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The Leitch Review has increased pressure on further education colleges and other training providers to help improve the skills of the UK workforce.

In his speech at Lifelong Learning UK’s annual conference, held just 48 hours after the review was published, Education and Skills Secretary Alan Johnson said teachers and other staff must be “firing on all cylinders” if the country is to achieve its goal of a world-class workforce by 2020.

Lord Leitch’s report, of course, was eagerly anticipated and lived up to expectations. Not only will employers have more say over the training that is offered to their workers, but the lifelong learning sector will act as a linchpin for the rest of the economy.

His realistic assessment of the stark challenges facing the UK was long overdue and LLUK is strongly in favour of moving towards a more demand-led system for adult skills.

By 2020, 95% of adults will be expected to have functional literacy and numeracy. More than 90% of the working population should be qualified to level 2 (compared with 70% at present), and there should be increases in the number of people with level 3 and 4 qualifications.

While the extra demands on colleges and other providers should be seen as an opportunity rather than a threat, it may be necessary for some institutions to radically refocus the way they offer learning and become more responsive to employers, as well as to individuals seeking vocational skills.

At the same time, the importance of building the capacity of the supply side – the teachers and trainers that deliver courses in classrooms and the workplace – must not be overlooked.

From next September, new staff in the FE system will be required to gain Qualified Teacher Learning and Skills status. Within three years, all post-16 teachers will be expected to either hold QTLS, or be working towards it.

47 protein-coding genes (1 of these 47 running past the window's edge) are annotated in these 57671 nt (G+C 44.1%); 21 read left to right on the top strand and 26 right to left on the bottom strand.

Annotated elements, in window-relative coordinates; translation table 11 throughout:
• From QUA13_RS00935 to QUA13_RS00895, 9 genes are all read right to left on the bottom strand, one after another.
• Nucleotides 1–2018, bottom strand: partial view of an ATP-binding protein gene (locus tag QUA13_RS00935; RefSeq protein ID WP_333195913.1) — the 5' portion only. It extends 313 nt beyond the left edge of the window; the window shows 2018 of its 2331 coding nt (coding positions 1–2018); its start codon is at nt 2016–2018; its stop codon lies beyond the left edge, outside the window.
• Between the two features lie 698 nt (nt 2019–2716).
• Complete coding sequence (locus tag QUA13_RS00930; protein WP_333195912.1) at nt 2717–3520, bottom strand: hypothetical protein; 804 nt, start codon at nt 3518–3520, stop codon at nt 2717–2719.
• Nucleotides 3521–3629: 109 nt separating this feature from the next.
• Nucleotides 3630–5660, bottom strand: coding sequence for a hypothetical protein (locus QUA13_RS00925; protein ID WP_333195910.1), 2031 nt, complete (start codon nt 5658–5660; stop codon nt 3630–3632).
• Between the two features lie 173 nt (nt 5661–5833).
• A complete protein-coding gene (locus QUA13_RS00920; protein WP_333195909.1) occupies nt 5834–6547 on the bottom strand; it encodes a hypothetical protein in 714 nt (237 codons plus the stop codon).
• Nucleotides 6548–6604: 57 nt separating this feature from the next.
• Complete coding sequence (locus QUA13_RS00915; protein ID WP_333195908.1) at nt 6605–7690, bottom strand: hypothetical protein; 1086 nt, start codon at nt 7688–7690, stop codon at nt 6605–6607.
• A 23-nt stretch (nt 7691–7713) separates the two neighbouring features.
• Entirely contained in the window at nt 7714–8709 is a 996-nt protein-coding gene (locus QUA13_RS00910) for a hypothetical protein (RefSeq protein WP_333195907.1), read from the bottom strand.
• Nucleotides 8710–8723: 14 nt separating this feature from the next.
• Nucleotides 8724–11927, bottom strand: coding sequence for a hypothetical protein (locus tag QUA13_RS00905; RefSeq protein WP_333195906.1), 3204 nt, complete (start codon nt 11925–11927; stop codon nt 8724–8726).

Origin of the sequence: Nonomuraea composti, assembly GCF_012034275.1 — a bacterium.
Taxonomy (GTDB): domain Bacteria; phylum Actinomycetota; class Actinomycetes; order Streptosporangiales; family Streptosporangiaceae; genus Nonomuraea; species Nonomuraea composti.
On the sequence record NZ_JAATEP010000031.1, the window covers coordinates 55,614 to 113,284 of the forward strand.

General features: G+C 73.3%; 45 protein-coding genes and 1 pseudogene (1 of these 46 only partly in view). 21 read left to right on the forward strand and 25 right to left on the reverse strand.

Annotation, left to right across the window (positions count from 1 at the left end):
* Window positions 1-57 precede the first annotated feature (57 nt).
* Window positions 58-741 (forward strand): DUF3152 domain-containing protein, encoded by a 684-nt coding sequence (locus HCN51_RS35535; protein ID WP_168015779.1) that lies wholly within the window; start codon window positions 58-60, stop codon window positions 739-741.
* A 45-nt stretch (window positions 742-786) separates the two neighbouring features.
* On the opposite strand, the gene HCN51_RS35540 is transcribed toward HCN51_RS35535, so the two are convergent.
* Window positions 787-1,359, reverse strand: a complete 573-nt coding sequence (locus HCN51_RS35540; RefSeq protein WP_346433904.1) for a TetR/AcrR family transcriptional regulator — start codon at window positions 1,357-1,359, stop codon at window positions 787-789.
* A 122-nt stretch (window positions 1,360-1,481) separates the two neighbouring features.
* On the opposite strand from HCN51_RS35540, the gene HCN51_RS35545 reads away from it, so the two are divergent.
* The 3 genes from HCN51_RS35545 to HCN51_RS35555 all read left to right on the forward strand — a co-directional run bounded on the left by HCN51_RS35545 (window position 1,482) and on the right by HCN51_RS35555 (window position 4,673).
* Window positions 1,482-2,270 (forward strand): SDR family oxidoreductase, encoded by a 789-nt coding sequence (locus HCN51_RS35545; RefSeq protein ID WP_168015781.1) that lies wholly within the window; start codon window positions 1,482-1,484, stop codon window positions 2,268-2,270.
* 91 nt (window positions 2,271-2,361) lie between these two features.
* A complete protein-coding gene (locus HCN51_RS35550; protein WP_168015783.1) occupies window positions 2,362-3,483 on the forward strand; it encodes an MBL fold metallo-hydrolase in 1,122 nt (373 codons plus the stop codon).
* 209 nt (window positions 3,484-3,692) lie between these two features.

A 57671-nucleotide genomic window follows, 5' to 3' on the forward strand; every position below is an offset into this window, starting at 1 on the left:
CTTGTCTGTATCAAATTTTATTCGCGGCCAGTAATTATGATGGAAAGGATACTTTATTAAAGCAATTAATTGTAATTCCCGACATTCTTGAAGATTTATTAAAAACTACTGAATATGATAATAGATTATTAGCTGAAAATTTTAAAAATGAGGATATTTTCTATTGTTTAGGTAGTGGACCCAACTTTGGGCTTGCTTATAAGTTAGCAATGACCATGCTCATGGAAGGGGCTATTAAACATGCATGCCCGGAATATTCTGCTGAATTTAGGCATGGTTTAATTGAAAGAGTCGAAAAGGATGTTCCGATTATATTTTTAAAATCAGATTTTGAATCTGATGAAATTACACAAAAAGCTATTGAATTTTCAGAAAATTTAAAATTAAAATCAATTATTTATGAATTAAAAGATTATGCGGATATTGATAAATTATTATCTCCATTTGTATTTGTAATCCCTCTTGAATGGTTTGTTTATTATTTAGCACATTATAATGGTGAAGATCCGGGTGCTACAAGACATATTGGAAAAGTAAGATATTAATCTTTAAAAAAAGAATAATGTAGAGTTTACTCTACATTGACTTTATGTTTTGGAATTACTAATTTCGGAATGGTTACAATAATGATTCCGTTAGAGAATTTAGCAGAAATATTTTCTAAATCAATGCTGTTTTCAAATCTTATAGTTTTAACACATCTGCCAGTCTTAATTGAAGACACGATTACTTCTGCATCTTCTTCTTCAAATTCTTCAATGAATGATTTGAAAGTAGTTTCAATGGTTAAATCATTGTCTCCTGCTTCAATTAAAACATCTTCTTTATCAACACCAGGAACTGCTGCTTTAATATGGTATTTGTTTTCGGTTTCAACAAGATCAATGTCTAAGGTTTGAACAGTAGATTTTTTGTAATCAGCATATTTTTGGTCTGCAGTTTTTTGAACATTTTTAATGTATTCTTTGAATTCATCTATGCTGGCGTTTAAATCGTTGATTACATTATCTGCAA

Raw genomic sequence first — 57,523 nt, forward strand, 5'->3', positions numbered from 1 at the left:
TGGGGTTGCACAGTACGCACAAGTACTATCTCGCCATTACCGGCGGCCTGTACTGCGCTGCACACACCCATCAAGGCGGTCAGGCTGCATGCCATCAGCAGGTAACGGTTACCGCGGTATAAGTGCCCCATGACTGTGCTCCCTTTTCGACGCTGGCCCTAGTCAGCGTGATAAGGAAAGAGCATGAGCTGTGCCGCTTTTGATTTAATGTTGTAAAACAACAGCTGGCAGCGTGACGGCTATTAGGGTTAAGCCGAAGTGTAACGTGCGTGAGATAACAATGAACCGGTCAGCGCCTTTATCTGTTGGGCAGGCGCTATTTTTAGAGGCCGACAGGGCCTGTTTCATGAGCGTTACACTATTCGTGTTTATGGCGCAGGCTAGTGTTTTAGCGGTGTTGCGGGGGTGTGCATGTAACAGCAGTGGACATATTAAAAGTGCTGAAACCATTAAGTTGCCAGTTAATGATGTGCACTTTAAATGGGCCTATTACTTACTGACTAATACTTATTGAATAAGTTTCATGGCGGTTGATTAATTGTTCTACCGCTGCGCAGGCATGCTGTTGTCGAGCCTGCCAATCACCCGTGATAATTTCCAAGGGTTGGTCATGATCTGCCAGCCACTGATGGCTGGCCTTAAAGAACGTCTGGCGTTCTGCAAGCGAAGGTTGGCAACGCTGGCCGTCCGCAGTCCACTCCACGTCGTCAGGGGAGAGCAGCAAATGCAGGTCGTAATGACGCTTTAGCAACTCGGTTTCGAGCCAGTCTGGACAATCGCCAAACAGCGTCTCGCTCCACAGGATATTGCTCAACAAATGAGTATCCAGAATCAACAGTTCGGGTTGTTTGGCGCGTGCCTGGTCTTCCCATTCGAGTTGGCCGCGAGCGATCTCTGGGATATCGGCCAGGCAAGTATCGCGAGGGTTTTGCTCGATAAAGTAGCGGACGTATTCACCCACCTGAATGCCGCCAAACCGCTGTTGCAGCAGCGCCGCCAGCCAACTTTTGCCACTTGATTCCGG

Nobody doubts that staff have a thirst for learning, either through initial training or continuing professional development. They are, after all, used to delivering learning and recognise its importance to a successful career.

But if the lifelong learning sector is to flourish and act as a catalyst for the rest of the UK, there must be a concerted effort to replace parts of what is essentially an ageing workforce, as well as to make it better qualified.

As the Secretary of State acknowledges, the FE system is blessed with many talented and committed teachers. But we need more – not only in colleges but also among providers of work-based and adult and community learning.

LLUK estimates that an extra 400,000 staff will be needed during the next decade. Next year, LLUK will lead innovative new schemes that encourage high-flying graduates and specialists from industry to join the sector.

Meanwhile, teachers and other staff will have opportunities to gain vital experience in other sectors. It is imperative that the drive for world-class skills demanded by Lord Leitch starts with the teachers and trainers that are responsible for upskilling everyone else.

The review also proposes a new Commission for Employment and Skills, allowing employers to scrutinise training more effectively. Sector skills councils, including LLUK, face reform and could become responsible for approving vocational courses.

In the words of Alan Johnson, LLUK represents a “powerful force for change” that will play an essential role in unleashing the talents of all learners, but that will only happen if we have the teachers and trainers in place to motivate them and nurture their skills, wherever and whenever they are learning.

Just as the voice of employers is finally being heard loud and clear throughout the economy, so lifelong learning employers are no different in demanding the highest quality professional development for their staff.

David Hunter, Chief Executive, Lifelong Learning UK.

Related FE News articles:

FE Stats Published ““ 13/12/06

Adult Learning Inspectorate Publishes Final Report ““ 12/12/06

“It Is An Enormous Opportunity ““ 06/12/06

“It Is A Radical View” ““ 06/12/06

Breaking News ““ Lord Leitch’s Final Report Published ““ 05/12/06

Tomorrow: David Sherlock, Chief Inspector with the Adult Learning Inspectorate, continues the debate, exclusively to FE News.

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